They hosted holiday parties and wakes for neighbors. “He has a great, deep singing voice, and his quiche was always asked for at these gatherings.”

Every year, the couple auctioned off seats at an intimate dinner made by Mark to benefit Larchmont Charter School, hosted in a private home. He single-handedly raised over $6,000 that purchased a drinking fountain on the Hollygrove campus, among other things.

THE POPULAR CHEF’S last night at Campanile in 2012, where he was hoisted high by his staff. Photo courtesy of Daphne Brogdon

Peel opened Prawn Coastal (originally Bomba) inside Grand Central Market, had a ground-breaking cocktail bar, Tar Pit on La Brea, and “we did a series of pop-ups, at Rascal, 3-Twenty Wine Bar, among others,” adds Brogdon.

“The people of the Larchmont area showed up in support of these dinners, and he enjoyed being back in the back and front of the house.”

Unfortunately, the marriage did not survive, and the couple separated in 2019. “But ours has not been a conventional path, and after rancor, we had a good bond. We nested often, the kids stayed in the house, and the parents moved in and out, and we were united for birthdays and other events.”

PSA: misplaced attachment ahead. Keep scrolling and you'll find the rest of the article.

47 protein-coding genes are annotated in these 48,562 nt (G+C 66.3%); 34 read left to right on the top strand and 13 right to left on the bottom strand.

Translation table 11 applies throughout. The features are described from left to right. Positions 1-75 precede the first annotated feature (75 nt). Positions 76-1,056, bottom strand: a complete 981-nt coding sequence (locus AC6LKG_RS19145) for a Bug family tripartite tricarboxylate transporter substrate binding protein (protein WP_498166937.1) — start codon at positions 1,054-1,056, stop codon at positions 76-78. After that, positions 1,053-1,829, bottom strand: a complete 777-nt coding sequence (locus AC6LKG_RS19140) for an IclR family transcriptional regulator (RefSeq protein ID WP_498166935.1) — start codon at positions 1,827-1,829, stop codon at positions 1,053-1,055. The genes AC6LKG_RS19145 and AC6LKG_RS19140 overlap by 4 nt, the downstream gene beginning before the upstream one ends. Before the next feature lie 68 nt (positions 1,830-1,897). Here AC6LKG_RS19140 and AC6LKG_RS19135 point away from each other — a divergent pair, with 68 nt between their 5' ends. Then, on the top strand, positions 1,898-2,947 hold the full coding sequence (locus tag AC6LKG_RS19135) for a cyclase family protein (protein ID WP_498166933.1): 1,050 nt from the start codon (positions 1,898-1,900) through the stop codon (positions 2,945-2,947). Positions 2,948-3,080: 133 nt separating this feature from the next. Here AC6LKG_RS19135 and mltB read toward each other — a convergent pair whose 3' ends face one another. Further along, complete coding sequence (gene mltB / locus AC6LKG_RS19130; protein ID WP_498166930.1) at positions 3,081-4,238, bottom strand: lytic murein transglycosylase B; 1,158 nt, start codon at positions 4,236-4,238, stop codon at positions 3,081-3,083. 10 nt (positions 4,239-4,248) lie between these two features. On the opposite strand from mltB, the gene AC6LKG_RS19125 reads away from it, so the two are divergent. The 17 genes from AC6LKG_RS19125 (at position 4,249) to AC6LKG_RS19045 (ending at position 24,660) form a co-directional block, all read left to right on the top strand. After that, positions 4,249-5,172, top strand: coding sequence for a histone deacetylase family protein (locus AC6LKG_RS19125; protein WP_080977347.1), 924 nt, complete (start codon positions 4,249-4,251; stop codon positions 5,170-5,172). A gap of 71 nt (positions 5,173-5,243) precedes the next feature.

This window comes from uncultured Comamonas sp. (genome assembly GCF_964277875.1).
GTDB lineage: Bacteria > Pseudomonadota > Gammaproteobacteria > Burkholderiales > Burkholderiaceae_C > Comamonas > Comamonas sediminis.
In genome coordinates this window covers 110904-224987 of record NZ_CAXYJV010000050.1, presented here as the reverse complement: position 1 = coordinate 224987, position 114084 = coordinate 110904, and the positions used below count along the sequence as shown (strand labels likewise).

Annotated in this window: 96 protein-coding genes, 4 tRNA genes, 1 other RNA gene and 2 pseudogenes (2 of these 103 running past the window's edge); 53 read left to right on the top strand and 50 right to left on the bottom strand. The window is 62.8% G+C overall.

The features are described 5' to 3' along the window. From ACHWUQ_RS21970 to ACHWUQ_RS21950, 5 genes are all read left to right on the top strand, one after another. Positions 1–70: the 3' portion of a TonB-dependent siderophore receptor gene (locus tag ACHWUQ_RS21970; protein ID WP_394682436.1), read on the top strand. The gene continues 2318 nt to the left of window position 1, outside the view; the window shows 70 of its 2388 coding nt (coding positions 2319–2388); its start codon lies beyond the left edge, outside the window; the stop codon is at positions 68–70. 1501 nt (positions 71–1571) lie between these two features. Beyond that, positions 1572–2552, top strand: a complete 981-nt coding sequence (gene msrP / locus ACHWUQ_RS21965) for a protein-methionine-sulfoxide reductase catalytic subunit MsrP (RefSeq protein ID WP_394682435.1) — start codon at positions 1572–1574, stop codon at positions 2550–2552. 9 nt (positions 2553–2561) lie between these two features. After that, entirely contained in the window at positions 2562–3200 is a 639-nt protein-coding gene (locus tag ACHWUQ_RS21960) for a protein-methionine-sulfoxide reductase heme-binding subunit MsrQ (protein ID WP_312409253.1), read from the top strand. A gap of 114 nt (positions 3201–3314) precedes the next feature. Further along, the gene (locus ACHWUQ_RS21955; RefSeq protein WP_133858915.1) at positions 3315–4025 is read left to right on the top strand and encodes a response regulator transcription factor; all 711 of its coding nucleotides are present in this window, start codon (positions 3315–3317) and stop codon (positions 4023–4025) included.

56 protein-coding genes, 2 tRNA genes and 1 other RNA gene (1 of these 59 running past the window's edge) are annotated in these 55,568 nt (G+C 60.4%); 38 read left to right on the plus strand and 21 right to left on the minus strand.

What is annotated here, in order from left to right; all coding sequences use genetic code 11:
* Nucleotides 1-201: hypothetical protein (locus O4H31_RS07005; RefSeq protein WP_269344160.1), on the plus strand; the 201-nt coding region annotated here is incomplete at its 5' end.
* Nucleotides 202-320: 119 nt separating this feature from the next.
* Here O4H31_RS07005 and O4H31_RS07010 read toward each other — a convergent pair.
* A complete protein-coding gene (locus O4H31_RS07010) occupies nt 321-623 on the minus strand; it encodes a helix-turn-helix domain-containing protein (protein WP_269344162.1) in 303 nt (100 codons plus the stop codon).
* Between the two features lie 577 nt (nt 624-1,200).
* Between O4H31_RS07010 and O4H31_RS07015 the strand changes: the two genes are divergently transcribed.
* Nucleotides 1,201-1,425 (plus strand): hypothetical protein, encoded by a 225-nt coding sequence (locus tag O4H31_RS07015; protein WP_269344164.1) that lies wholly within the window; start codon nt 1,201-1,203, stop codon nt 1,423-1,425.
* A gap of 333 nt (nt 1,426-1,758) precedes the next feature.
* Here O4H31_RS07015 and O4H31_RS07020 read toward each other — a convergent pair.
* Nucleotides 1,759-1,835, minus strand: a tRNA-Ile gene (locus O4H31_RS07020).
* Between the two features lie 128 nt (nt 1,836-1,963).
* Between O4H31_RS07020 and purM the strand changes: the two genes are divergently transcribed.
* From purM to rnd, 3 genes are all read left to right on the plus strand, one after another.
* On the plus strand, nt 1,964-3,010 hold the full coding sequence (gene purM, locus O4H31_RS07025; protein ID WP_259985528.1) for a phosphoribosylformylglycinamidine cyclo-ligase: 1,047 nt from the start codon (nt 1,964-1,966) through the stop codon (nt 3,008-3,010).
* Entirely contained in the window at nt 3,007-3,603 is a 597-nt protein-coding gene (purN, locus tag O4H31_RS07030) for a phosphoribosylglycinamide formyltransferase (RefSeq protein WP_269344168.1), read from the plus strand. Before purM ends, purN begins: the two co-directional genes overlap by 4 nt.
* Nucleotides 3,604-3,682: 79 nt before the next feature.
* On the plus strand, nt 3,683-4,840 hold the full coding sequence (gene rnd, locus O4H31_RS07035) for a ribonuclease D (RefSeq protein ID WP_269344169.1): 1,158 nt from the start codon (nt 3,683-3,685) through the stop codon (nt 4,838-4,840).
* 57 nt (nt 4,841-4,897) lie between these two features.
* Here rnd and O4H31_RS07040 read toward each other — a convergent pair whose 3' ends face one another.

Three weeks before his diagnosis, Peel was having painful backaches. He had had disc surgery last year and thought maybe it was related. However, his cancer had advanced so quickly that he was in stage 4 when he was diagnosed.

“You almost had to get a reservation by his bed at the end — as all who loved him and worked with him came to say goodbye, including his celebrated chef colleagues Wolfgang Puck, Suzanne Goin and Suzanne Tracht.

“I’m pleased for my children to read of his culinary accomplishments, but it’s not brunch or a flattened chicken we will miss. The man whose love language was acts of service is gone,” Brogdon said.

He is survived by his children Vanessa, Benjamin and Oliver Silverton Peel, and his children with Brogdon: Vivien and Rex Peel, and two grandchildren.

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Category: Entertainment